These Truths is an expansive and comprehensive history of the United States. With a painstaking attention to the voices rarely heard in the discourse of the nation's history, Jill Lepore focuses on the bloody bondage of African Americans, the silencing of women, and the struggles of the oppressed in the great American experiment. Exhaustive and engaging, Truths asks its readers to consider the consequences of democracy and argues that America's so-called self-evident truths are always being contested. Recommended By Alex Y., Powells.com
Synopses & Reviews
Widely hailed for its "sweeping, sobering account of the American past" (New York Times Book Review), Jill Lepore's one-volume history of America places truth itself — a devotion to facts, proof, and evidence — at the center of the nation's history. The American experiment rests on three ideas — "these truths," Jefferson called them — political equality, natural rights, and the sovereignty of the people. But has the nation, and democracy itself, delivered on that promise?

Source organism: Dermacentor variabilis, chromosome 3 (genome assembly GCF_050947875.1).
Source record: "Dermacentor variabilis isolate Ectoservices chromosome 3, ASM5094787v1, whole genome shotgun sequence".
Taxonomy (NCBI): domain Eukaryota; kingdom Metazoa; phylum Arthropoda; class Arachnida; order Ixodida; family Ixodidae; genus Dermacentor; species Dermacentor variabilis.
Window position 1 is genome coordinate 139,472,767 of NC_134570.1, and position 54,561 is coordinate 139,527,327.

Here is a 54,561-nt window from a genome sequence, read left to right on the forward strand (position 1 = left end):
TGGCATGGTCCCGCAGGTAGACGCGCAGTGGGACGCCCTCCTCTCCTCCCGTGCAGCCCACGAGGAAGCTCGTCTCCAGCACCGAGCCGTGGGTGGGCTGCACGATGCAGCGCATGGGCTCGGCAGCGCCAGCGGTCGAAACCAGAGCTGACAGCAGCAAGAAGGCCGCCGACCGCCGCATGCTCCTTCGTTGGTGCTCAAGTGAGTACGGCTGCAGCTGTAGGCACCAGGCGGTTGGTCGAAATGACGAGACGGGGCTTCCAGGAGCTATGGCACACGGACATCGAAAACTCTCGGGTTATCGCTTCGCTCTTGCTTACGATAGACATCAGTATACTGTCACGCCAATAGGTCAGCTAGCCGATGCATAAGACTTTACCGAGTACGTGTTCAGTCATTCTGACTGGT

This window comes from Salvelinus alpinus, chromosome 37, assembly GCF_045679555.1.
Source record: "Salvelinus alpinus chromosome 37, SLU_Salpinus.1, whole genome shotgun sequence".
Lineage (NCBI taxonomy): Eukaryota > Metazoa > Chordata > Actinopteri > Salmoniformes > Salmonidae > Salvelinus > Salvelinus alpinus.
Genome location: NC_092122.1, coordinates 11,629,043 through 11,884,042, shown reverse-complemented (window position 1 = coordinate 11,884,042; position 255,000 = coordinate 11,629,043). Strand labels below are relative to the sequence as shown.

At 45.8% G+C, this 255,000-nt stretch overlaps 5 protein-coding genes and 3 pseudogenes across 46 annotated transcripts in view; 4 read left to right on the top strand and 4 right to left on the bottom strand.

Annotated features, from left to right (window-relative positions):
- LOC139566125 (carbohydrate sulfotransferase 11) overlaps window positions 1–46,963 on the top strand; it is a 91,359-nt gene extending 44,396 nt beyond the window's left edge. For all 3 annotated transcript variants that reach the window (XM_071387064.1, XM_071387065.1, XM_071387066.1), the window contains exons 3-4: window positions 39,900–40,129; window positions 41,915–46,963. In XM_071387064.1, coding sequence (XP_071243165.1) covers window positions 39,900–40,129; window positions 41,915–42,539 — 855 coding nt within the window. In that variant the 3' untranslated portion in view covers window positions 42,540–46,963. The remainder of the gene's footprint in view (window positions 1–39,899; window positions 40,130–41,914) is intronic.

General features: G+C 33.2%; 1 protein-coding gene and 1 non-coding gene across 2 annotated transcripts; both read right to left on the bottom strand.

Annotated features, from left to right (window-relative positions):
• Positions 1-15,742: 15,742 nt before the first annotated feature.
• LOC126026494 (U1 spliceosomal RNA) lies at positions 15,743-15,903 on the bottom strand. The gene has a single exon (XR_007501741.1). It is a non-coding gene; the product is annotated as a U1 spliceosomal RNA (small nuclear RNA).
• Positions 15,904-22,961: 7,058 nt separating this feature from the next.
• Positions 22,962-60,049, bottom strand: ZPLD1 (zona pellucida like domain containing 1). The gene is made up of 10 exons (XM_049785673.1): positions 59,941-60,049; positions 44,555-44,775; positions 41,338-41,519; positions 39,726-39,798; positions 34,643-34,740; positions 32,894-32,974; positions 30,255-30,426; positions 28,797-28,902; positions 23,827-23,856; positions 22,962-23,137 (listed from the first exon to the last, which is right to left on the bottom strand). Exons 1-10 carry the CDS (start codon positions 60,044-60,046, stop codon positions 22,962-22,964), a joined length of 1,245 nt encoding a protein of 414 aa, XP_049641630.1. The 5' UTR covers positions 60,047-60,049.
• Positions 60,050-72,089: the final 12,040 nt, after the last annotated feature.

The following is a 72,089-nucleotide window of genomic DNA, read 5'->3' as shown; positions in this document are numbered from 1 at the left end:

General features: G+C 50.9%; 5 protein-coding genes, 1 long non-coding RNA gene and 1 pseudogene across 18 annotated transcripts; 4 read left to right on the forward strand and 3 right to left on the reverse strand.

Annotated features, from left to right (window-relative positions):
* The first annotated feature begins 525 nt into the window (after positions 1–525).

These Truths tells this uniquely American story, beginning in 1492, asking whether the course of events over more than five centuries has proven the nation's truths, or belied them. To answer that question, Lepore wrestles with the state of American politics, the legacy of slavery, the persistence of inequality, and the nature of technological change. "A nation born in contradiction... will fight, forever, over the meaning of its history," Lepore writes, but engaging in that struggle by studying the past is part of the work of citizenship. With These Truths, Lepore has produced a book that will shape our view of American history for decades to come.
“[These Truths] captures the fullness of the past, where hope rises out of despair, renewal out of destruction, and forward momentum out of setbacks.” Chicago Tribune
“[Lepore’s] one-volume history is elegant, readable, sobering; it extends a steadying hand when a breakneck news cycle lurches from one event to another, confounding minds and churning stomachs.” New York Times
“Sweeping and propulsive.” Vulture
“A splendid rendering―filled with triumph, tragedy, and hope―that will please Lepore’s readers immensely and win her many new ones.”
Kirkus Reviews (Starred Review)
About the Author
Jill Lepore is the David Woods Kemper '41 Professor of American History at Harvard University and a staff writer at The New Yorker. Her many books include The Secret History of Wonder Woman, a national bestseller, and Book of Ages, a finalist for the National Book Award.